Writer-director-cameraman Haskell Wexler’s groundbreaking quasi-documentary captures the mood of a nation at high anxiety — a nation increasingly ruptured over an unpopular war and a seemingly radical counter culture that was bleeding into the mainstream. It’s hard to envision, 44 years after its release, the impact Medium Cool had on its audience; a live performance from Frank Zappa’s largely unknown Mothers of Invention is but one of its subversive qualities. Initially given an X rating for its language and nudity, the MPAA was probably more troubled by the film’s portrait of a city on the edge of political and social chaos and of a mainstream television news culture that was often happy to align itself with the powers that be.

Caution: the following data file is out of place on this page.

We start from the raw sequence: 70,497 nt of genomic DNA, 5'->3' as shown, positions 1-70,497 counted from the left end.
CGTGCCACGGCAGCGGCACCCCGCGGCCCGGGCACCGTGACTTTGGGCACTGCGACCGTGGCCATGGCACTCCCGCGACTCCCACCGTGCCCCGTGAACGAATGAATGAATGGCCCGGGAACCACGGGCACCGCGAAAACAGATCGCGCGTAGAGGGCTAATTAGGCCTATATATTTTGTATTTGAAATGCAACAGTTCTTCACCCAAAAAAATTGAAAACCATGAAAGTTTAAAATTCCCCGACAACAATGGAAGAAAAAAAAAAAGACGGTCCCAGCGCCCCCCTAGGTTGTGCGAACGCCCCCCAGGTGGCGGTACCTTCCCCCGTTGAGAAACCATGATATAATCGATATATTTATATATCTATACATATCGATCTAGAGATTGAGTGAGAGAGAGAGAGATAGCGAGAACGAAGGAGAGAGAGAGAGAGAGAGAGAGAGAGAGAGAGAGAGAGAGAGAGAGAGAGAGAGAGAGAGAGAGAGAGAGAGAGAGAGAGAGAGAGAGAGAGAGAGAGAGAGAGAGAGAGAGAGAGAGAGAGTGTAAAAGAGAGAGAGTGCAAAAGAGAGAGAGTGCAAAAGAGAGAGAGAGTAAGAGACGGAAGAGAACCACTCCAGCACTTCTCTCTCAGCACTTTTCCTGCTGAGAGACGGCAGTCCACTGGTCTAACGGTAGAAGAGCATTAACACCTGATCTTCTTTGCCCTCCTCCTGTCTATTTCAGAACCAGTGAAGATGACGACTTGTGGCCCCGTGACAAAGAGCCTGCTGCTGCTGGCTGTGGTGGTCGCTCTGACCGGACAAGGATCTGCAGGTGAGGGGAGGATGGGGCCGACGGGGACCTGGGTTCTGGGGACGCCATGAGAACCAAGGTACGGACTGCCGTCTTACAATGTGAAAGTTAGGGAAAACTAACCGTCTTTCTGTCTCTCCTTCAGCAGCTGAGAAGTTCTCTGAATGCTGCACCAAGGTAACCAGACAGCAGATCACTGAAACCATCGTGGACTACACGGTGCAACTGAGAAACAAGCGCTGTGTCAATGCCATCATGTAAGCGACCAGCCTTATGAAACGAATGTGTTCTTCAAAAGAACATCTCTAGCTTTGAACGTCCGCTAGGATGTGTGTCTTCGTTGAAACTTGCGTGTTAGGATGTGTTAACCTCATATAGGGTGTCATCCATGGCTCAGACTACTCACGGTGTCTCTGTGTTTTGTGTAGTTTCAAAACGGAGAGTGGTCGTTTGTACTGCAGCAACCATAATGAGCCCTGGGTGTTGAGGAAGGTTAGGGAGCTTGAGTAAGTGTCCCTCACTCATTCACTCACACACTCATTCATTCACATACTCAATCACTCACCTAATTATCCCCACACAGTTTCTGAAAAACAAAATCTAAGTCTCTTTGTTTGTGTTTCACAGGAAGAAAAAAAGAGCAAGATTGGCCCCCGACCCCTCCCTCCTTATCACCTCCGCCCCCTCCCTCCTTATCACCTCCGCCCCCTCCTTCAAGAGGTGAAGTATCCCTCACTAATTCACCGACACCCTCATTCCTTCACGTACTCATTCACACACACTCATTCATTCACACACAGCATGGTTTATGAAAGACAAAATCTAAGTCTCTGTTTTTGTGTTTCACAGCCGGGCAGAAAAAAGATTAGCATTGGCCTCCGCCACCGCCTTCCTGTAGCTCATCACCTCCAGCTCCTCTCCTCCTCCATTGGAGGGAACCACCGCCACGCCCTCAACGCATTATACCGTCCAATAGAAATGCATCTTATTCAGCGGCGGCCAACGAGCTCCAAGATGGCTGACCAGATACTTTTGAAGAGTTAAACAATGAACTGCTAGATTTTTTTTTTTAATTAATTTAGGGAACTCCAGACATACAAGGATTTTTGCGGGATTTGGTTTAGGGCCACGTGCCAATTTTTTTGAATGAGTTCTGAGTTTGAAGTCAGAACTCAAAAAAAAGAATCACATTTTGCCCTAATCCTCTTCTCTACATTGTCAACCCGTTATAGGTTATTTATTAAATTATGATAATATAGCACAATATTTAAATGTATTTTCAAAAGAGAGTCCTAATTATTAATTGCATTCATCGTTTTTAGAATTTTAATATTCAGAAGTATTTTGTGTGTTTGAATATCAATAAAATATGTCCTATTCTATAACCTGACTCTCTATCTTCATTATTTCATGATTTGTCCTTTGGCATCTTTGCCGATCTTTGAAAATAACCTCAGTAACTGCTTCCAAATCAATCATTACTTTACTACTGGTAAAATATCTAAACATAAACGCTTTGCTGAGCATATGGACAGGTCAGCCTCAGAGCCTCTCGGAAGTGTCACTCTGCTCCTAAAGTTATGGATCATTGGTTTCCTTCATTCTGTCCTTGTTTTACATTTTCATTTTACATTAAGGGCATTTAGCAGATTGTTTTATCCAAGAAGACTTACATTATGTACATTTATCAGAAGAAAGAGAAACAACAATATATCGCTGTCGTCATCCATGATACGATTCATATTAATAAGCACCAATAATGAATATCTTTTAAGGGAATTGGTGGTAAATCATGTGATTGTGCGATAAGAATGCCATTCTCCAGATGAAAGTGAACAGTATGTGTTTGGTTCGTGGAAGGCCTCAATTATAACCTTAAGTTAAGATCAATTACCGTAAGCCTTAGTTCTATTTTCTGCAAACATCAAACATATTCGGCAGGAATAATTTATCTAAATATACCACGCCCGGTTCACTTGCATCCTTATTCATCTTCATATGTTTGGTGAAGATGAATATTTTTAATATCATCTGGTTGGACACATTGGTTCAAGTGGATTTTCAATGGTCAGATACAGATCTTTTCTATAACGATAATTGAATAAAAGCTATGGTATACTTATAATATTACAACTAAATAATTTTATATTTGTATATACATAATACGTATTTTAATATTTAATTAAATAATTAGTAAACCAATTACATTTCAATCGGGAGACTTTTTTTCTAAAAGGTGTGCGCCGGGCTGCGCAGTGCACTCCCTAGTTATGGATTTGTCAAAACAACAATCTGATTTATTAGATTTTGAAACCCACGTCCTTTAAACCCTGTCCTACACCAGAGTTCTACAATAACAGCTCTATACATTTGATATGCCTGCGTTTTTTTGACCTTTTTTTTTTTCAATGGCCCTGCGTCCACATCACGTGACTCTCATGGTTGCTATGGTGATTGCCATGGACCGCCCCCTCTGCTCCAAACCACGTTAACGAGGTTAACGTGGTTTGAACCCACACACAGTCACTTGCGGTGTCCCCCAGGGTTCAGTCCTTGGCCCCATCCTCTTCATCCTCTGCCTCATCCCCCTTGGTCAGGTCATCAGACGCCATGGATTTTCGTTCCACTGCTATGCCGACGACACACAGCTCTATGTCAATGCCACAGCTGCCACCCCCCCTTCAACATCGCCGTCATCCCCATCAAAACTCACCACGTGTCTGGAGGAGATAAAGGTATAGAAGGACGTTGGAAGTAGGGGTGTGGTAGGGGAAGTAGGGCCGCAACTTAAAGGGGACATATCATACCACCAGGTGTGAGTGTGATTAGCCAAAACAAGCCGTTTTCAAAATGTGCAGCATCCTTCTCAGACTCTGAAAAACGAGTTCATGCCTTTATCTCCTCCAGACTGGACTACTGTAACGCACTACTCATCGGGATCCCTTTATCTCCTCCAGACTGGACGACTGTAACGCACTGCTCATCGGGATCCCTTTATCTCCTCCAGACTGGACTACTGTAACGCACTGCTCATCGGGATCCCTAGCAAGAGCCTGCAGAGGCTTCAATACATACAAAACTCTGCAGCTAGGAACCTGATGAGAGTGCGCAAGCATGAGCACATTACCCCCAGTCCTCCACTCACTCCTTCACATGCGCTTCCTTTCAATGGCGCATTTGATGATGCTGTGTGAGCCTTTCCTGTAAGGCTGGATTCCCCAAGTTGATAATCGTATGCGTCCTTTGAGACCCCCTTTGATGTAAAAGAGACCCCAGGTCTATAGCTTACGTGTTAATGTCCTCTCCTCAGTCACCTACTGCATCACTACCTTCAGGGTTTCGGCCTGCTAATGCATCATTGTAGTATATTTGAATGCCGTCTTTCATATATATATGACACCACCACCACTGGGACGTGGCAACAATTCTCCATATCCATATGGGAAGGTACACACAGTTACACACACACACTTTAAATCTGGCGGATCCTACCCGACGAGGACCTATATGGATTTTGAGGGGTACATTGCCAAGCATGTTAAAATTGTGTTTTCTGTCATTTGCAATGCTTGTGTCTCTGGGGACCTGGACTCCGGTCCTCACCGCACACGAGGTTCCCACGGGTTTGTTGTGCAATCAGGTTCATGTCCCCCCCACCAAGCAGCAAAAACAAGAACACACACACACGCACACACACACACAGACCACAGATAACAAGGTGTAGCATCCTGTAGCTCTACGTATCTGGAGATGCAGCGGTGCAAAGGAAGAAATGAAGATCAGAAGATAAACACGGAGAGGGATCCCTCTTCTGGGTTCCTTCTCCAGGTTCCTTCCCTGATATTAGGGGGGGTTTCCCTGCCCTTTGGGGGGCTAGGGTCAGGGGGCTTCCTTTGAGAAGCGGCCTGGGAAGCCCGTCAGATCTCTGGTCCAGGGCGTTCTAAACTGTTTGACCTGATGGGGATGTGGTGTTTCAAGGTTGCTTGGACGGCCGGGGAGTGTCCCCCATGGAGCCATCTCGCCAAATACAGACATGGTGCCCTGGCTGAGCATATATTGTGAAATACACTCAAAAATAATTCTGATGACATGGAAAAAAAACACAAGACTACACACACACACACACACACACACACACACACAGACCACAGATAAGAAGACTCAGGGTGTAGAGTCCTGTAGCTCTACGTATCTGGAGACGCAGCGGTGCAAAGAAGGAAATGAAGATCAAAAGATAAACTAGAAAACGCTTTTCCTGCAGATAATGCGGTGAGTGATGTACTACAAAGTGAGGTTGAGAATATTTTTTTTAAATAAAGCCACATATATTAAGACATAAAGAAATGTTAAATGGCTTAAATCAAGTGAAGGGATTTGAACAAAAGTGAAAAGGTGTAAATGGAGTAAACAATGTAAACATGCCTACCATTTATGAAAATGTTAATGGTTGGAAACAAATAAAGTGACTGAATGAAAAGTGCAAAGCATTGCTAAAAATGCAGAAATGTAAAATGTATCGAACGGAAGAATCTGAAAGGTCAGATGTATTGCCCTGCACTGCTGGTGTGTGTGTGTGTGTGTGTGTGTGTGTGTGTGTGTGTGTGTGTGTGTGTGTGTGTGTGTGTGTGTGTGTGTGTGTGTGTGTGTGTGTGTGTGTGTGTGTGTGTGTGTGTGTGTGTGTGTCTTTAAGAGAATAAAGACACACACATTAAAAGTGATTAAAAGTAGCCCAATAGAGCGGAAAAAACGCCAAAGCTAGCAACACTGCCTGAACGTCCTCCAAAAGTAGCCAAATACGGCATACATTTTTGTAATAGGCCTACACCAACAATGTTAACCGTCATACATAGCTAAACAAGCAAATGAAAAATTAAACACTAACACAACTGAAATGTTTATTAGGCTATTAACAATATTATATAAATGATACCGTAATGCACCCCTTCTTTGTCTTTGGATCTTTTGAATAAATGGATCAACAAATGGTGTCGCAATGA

Shot verite-style on location in Chicago, Medium Cool is an uneasy meld of documentary and fiction, a viscerally illuminating document of its day. Originally conceived as a narrative film about a mother (Verna Bloom) and son (Howard Blankenship) who move to a big-city slum from rural West Virginia, Wexler changed course when he realized he could use the now-infamous, violence-riddled 1968 Democratic National Convention in Chicago as a backdrop. He would add a jaded television news cameraman (Robert Forster) whose life becomes unexpectedly intertwined with the mother and son, as well as multiple sequences borne via Wexler’s own experiences as a dedicated political rabble-rouser and documentary cameraman — instances of “real” life intruding on the creative process.
Echoes of Godard abound in Medium Cool, but its picturesque beauty is pure Wexler, who was then already an accomplished cinematographer. Criterion’s Blu-ray edition includes a pair of context-enhancing audio commentaries; excerpts from a documentary about the making of Medium Cool; excerpts from a documentary about Blankenship, a non-actor Wexler found in a real Chicago slum; and, fittingly, Wexler’s new half-hour doc about the Occupy movement’s protests against the 2012 NATO summit in Chicago.